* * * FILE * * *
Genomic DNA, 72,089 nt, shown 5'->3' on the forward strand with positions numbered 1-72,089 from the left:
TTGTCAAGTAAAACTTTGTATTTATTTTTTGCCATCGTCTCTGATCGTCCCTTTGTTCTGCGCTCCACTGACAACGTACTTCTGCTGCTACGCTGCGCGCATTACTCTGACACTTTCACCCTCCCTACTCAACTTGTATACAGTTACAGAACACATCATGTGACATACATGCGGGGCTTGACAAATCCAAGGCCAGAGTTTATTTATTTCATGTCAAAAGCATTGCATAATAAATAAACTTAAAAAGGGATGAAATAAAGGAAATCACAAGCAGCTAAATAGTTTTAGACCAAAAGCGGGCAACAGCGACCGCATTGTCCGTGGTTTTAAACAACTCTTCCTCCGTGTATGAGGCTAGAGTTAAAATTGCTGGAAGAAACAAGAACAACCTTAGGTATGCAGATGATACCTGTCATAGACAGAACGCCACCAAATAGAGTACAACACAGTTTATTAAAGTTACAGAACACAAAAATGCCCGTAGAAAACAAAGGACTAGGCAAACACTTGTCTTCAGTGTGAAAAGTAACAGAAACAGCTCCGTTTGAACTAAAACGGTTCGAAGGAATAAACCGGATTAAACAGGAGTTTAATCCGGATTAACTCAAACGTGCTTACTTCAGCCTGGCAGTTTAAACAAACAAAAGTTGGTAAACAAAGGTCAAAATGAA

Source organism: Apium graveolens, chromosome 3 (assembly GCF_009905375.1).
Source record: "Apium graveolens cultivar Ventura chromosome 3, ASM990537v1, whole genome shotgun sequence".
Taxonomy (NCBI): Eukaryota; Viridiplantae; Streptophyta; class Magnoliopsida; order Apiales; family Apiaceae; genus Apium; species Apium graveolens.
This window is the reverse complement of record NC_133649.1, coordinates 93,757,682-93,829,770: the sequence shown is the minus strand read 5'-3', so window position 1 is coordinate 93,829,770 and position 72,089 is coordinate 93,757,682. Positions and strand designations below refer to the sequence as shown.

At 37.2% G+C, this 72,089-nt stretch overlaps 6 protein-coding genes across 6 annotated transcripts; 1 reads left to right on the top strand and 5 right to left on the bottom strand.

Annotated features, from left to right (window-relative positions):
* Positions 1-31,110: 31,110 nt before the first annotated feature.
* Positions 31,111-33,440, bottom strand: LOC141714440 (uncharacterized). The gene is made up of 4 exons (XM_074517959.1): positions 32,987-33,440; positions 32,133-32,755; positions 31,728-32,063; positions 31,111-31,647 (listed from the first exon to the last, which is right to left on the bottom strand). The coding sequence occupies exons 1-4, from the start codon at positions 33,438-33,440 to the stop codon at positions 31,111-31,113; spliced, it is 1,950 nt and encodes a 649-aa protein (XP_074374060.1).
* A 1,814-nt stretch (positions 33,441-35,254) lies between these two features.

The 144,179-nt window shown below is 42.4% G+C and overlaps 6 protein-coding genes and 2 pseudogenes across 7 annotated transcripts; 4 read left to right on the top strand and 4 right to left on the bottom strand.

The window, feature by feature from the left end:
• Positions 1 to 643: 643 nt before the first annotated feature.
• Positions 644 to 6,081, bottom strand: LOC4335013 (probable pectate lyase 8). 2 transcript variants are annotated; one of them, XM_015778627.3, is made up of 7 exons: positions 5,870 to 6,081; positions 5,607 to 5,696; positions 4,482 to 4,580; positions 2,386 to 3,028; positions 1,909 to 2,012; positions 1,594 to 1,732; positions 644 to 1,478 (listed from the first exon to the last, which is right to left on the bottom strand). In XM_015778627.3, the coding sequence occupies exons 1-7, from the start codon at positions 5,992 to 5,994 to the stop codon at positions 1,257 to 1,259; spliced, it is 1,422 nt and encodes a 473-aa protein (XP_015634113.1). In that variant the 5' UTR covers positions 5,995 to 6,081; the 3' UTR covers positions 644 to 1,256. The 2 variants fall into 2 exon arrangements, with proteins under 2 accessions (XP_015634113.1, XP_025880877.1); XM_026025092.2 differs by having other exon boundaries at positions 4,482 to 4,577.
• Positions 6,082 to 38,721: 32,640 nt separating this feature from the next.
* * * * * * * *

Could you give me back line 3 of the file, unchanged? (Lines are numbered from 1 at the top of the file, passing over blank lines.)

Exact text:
Source organism: Apium graveolens, chromosome 3 (assembly GCF_009905375.1).